By Anash.org staff
The “quintessential dor hashvii Chassidisher balabos,” is what comes to mind when speaking of Reb Zalman Deitsch, who passed away on this day in 5766/2006. It was the Rebbe who sent Reb Zalman into business. He wasn’t a mashpia or shliach or a Rosh Yeshiva, just a “regular guy” who made sure to live his life by the Rebbe’s directives, be connected to the Rebbe through learning his Torah and supporting his mosdos, and raise his kids that way as well.
As a bachur Zalman was filled with a love of learning Torah, chassidishe hanhogos and nigunim, and of course, a deep connection to the Rebbe. He traveled to Montreal to learn in yeshiva there. When he returned to New York to learn in 770, he was one of the outstanding bachurim in the study of Chassidus and was chosen to be one of the seven “kanim” (the name given to seven chosen bachurim who said deep pilpulim for the talmidim of the yeshiva on Friday night) in Chassidus. At one yechidus that R’ Zalman had with the Rebbe at this time, the Rebbe told him to focus on avodas hatefilla. He was diligent about fulfilling this hora’ah and even after he married and became a businessman, he davened slowly and with great kavana and on Shabbos he was utterly devoted to avodas hatefilla.
After his engagement to Ms. Cyrel Edelman, daughter of the shluchim to Springfield, MA, his father R’ Sholom Yeshaya went over to the Rebbe at a farbrengen and gave the Rebbe a bottle of mashke while announcing the shidduch, saying, “It’s all the Rebbe’s z’chus!” The Rebbe replied: For a shidduch you need to pay. Two months later, before the wedding, R’ Zalman’s father passed away. A short while later, when his mother had a yechidus, she mentioned what the Rebbe said to her husband and asked what the Rebbe meant by it and what he wanted of her husband before he passed away. The Rebbe said: I wanted him to strengthen his emuna and bitachon. These words, emuna, and bitachon, became R’ Zalman’s motto in everything in life.
After his father passed away the Rebbe suggested to Zalman that he take over his father’s business but encouraged him as well to continue to devote himself to avodas hatfilah.
Many Jews are successful in business and contribute tzedaka, but for R’ Zalman, the business was a means for him to fulfill the Rebbe’s ratzon. He considered each dollar in profit to be another dollar to benefit the Rebbe’s mosdos and to support the Rebbe’s takanos. One of his children said during shiva that until he was 18 he didn’t know what his father did for a living since he never spoke about business matters at home.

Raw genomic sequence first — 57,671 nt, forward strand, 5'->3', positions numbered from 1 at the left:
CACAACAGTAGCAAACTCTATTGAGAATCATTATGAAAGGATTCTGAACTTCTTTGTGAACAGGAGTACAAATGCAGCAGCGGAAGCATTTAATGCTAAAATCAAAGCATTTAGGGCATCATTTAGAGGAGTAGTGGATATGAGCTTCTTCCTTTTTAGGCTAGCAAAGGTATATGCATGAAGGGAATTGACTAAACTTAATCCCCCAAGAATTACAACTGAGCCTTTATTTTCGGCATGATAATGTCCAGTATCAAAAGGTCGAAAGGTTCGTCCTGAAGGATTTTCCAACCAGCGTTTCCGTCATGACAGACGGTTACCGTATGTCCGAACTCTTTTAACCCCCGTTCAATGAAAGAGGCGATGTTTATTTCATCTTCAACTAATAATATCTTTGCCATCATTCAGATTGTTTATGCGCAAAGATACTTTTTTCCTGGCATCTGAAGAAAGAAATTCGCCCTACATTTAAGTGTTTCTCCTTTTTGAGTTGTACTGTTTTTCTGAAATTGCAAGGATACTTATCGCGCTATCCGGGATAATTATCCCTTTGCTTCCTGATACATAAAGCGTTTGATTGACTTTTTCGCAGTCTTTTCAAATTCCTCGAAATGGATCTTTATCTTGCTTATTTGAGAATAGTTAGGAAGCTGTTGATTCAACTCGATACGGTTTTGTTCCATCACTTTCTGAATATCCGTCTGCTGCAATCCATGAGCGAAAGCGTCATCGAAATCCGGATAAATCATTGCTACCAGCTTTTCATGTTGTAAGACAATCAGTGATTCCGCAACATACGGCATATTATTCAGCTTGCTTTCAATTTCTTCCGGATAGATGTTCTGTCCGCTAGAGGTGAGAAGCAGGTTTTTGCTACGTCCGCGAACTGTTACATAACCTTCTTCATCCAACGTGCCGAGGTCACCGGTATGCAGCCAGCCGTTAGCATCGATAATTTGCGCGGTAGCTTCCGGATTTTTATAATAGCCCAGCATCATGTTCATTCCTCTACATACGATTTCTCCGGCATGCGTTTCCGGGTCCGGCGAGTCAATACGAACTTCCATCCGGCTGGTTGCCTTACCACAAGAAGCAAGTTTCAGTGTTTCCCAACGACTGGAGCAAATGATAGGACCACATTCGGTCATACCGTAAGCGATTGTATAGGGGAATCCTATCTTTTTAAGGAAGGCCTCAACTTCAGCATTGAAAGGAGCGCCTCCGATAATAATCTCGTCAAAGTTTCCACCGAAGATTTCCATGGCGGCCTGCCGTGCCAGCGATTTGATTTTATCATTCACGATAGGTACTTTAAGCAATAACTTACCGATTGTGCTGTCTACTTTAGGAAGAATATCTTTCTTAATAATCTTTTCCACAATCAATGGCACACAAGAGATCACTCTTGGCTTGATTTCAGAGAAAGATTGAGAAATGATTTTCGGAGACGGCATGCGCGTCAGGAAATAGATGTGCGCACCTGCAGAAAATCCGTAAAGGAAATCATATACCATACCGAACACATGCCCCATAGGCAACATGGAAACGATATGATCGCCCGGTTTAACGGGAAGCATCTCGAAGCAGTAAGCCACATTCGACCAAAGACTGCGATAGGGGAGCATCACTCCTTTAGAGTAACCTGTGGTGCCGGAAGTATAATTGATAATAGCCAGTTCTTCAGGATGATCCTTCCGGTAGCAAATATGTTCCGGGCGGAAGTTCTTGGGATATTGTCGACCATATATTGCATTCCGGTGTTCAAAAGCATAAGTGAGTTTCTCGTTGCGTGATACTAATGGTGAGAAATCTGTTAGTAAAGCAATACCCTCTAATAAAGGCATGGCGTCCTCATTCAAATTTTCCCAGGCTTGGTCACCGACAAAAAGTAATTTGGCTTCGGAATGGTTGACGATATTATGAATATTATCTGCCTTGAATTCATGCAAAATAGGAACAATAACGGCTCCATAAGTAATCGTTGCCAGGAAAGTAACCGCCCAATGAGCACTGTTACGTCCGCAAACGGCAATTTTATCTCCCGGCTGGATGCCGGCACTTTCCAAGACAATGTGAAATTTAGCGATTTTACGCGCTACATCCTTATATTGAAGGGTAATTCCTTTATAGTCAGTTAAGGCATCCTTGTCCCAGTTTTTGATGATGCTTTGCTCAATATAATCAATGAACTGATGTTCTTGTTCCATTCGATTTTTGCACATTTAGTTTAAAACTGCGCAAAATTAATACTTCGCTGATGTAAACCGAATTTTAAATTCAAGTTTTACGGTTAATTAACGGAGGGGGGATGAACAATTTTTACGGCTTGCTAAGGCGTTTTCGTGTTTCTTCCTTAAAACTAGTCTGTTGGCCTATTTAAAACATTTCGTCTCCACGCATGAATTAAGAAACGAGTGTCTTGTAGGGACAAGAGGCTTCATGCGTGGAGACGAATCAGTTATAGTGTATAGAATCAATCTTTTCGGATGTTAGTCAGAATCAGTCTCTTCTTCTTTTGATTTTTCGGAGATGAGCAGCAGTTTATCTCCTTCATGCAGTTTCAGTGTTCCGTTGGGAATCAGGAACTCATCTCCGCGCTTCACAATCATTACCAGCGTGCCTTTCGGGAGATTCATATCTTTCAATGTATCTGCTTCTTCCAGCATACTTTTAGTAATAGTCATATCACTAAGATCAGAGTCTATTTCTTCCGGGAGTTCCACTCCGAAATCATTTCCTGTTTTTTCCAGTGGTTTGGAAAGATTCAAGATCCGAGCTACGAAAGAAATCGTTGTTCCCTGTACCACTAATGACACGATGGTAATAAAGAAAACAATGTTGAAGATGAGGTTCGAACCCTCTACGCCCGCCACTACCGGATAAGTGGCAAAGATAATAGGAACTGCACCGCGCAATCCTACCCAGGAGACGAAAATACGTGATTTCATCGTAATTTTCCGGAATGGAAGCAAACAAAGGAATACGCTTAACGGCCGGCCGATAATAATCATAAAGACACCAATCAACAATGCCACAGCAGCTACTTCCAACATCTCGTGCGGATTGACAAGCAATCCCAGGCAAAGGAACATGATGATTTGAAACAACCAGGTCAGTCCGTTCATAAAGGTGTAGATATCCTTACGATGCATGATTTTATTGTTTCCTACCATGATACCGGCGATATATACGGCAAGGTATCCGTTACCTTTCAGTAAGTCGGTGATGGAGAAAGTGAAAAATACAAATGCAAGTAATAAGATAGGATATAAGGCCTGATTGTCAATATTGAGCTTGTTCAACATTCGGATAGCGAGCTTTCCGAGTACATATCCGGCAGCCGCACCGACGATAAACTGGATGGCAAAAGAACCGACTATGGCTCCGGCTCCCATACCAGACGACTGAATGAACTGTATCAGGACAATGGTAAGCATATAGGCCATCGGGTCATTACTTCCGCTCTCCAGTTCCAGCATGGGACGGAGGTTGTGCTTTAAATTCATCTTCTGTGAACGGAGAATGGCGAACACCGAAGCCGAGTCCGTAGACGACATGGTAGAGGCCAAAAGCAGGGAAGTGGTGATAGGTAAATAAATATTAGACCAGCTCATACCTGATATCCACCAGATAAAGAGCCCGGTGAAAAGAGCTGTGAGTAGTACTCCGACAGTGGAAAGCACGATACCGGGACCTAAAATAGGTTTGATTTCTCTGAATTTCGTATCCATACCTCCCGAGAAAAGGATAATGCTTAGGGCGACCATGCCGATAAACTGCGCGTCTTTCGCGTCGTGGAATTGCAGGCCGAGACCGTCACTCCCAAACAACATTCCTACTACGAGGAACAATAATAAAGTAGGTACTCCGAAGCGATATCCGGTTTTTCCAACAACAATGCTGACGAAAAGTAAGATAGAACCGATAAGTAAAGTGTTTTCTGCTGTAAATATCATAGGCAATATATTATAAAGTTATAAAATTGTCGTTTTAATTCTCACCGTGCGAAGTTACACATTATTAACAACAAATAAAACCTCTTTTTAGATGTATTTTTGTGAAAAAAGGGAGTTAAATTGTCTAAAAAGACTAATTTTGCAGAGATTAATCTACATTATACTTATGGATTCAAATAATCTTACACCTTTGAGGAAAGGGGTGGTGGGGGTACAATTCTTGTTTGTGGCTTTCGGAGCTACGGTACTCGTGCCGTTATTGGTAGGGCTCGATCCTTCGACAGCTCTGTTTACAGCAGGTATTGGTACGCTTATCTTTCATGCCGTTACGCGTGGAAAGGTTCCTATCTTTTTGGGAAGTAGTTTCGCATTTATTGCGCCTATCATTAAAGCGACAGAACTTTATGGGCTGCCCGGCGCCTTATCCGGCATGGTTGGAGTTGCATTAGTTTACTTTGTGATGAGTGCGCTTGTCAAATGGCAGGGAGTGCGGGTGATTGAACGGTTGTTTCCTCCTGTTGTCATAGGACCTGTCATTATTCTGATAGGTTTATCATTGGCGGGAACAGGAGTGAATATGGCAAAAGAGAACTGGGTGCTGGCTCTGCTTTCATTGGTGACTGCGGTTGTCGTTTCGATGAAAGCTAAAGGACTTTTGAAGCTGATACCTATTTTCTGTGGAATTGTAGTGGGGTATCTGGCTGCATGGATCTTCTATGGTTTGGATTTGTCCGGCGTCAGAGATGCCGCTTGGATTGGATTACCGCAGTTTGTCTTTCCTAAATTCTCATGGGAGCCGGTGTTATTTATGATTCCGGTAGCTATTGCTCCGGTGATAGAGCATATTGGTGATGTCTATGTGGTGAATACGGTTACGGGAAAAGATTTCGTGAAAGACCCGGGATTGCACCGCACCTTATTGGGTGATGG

When he came home he immediately sat down with his children to review what they learned in yeshiva. Then he learned sichos and maamorim of the Rebbe in-depth (he had a schedule in which he learned all of the Rebbe’s sichos and maamorim even when traveling), or would attend meetings for mosdos of the Rebbe or various committees that were formed to support the Rebbe’s takanos.
Another point that shows R’ Zalman’s order of priorities is the fact that despite his business dealings he did not take any of his capable sons into the business, but made sure they all went on shlichus. In 5732/1972, the Rebbe’s 70th birthday, when the Rebbe asked for 71 new mosdos, R’ Zalman started a Chabad house in Amherst, MA. He bought a building and for many years he paid the salary of the shliach so the shliach could devote all his time to outreach activities.
When there was a need for a new mikva, R’ Zalman built one at his own expense. At that time, when the Rebbe said to buy buildings in Crown Heights, R’ Zalman invested a lot of money in purchasing buildings. He saw it as the Rebbe’s work and went beyond his means to do so. In later years, when the buildings he bought became embroiled in legal entanglements and some people wanted to proffer compromises, R’ Zalman insisted that he would not sign to a compromise until the other side signed a document stating that the Rebbe is the true owner of the community and its development had to be done in accordance with the Rebbe’s wishes. He was ready to absorb financial losses as long as it was clear that the community belonged to the Rebbe.